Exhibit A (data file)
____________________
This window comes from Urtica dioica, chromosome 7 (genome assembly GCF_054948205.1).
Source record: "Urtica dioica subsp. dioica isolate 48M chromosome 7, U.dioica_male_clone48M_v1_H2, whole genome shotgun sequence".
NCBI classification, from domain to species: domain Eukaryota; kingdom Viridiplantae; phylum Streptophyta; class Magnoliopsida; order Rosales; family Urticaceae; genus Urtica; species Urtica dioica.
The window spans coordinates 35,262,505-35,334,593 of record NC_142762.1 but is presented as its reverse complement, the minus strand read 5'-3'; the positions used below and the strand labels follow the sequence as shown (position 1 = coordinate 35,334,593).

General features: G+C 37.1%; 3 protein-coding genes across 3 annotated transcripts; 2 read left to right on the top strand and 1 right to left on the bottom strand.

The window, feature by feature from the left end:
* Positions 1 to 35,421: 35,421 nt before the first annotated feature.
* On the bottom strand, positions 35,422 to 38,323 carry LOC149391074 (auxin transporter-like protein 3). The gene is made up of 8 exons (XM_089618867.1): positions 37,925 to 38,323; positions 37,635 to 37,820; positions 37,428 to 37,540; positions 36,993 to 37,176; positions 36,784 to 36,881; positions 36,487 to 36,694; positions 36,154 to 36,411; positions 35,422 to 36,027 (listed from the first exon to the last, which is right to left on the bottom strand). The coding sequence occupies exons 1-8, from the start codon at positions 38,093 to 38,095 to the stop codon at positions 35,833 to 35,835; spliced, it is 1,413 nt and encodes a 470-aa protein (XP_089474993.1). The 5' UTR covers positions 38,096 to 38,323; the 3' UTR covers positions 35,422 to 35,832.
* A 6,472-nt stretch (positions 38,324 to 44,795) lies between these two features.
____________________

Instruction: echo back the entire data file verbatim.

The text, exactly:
This window comes from Urtica dioica, chromosome 7 (genome assembly GCF_054948205.1).
Source record: "Urtica dioica subsp. dioica isolate 48M chromosome 7, U.dioica_male_clone48M_v1_H2, whole genome shotgun sequence".
NCBI classification, from domain to species: domain Eukaryota; kingdom Viridiplantae; phylum Streptophyta; class Magnoliopsida; order Rosales; family Urticaceae; genus Urtica; species Urtica dioica.
The window spans coordinates 35,262,505-35,334,593 of record NC_142762.1 but is presented as its reverse complement, the minus strand read 5'-3'; the positions used below and the strand labels follow the sequence as shown (position 1 = coordinate 35,334,593).

General features: G+C 37.1%; 3 protein-coding genes across 3 annotated transcripts; 2 read left to right on the top strand and 1 right to left on the bottom strand.

The window, feature by feature from the left end:
* Positions 1 to 35,421: 35,421 nt before the first annotated feature.
* On the bottom strand, positions 35,422 to 38,323 carry LOC149391074 (auxin transporter-like protein 3). The gene is made up of 8 exons (XM_089618867.1): positions 37,925 to 38,323; positions 37,635 to 37,820; positions 37,428 to 37,540; positions 36,993 to 37,176; positions 36,784 to 36,881; positions 36,487 to 36,694; positions 36,154 to 36,411; positions 35,422 to 36,027 (listed from the first exon to the last, which is right to left on the bottom strand). The coding sequence occupies exons 1-8, from the start codon at positions 38,093 to 38,095 to the stop codon at positions 35,833 to 35,835; spliced, it is 1,413 nt and encodes a 470-aa protein (XP_089474993.1). The 5' UTR covers positions 38,096 to 38,323; the 3' UTR covers positions 35,422 to 35,832.
* A 6,472-nt stretch (positions 38,324 to 44,795) lies between these two features.